|Côte d'Ivoire - Real GDP Growth, BMI & Government Forecasts|
BMI View: A London speech by President Alassane Ouattara has supported BMI 's bullish outlook for the Ivoirien economy in 2012. We believe that a combination of political stability and the government's ambitious investment programme will cause growth to surge to 8.0% this year. While we share the president's optimistic view of his country's mining potential, we believe that growth over the long term will fall below the government's double-digit target.
Ivoirien president Alassane Ouattara, in London for the opening of the 2012 Olympics, recently gave a speech at Chatham House outlining his government's plans to make Côte d'Ivoire a major pillar of stability and growth in West Africa. BMI holds a bullish outlook for Côte d'Ivoire's economy, and the president's speech confirmed several of our views. The government's outlook for the country's growing mining sector was particularly close to our own forecasts. In other sectors, however, we are more pessimistic. Overall, BMI is predicting slower - though still respectable - growth over the long term; our forecast of 8.0% expansion this year is due to a base effect and will not set a trend.
BMI holds an optimistic view of Côte d'Ivoire's economic revival following its long period of political instability, but we doubt official projections of double digit growth over the next five years. Growth on the scale predicted by the government would require investment to increase by an annual rate above 30% and for domestic consumption to surge. BMI believes that lingering political risks following the country's 2010-2011 post-electoral crisis will prevent foreign direct investment from rising at these rates and see domestic consumption restrained by entrenched poverty and weak infrastructure (see July 19 'Growth To Lag Government Forecast' on our online service).
|Côte d'Ivoire - Gold Production, BMI & Government Forecasts|
In the gold sector, however, we share the Ivoirien government's optimism. BMI has long held that Côte d'Ivoire's gold resources, which are located in territories that were, prior to Ouattara's election, controlled by rebel forces, offer a substantial opportunity now that the country has been reunified. New government forecasts support our view, seeing gold production rise by over two thirds between now and 2015. Our Mining Team's forecast of 23,668 tonnes in 2015 is only a shade below the government's 25,000 tonne production target.
We predict that rising gold production, combined with the country's nascent off-shore oil potential, will slowly decrease Côte d'Ivoire's dependence on the agricultural sector, which currently represents almost a third of the economy and employs the majority of the population. This transition will, however, be gradual, and it is a less optimistic view for this vital sector that brings BMI's growth forecast below the government's.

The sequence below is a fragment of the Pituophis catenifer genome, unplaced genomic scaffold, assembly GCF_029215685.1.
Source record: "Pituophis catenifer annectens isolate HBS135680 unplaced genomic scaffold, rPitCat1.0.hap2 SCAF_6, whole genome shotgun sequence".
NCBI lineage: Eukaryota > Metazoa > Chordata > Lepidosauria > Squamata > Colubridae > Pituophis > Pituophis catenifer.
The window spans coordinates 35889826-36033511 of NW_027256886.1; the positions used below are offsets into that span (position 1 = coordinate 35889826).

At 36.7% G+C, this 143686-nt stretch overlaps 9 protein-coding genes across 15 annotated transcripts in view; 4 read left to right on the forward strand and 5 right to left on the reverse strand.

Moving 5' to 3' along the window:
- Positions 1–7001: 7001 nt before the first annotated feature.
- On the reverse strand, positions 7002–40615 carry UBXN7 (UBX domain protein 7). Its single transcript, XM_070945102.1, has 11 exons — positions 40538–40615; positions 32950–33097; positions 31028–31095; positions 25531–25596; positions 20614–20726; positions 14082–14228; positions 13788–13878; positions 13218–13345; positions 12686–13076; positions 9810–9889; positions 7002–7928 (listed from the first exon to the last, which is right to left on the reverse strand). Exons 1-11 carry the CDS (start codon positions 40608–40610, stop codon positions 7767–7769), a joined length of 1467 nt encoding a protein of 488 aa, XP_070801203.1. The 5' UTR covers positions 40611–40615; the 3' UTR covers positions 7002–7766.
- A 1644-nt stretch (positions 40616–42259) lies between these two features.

|Côte d'Ivoire - Historical Rice Production & Government Forecast|
The government's ambitious plans for rice production, however, are an example of where BMI holds a substantially more negative view than the Ivoirien authorities. As we have noted before (See April 19 'Government Seeks To Boost Rice Production') BMI believes that the government's aim of producing 2mn tonnes of rice in 2018 is over-ambitious. President Ouattara's recent statement that production could be eventually raised to 5mn tonnes strikes us as implausible, at least in the medium term.
BMI views with cautious optimism the government's plans to reform the Côte d'Ivoire's economically vital cocoa sector. We estimate that Cocoa will make up 34% of exports in 2012. A government plan to guarantee farmers a greater share of the final price is a good step, but more details are needed before the full effects of the programme can be analysed (See August 3 'Fund To Increase Production').
The impact of the pricing change will be critical in determining whether the government can meet its goal of boosting domestic spending and reducing poverty. President Ouattara has said that he aims to halve his country's poverty rate by 2015; it currently stands at 50%.
Risks To Outlook
Our forecast of annual growth between 5.0%-7.0% over the period of 2013 to 2015 relies on foreign investment rising, but remaining constrained by residual political risks. A compelling signal that ethnic and political divisions have been put aside, or the discovery of new resources (eg more oil deposits) could boost investor confidence and increase growth. On the other hand a deterioration of the political situation, or a slowdown in key export partners could cause us to lower our forecasts.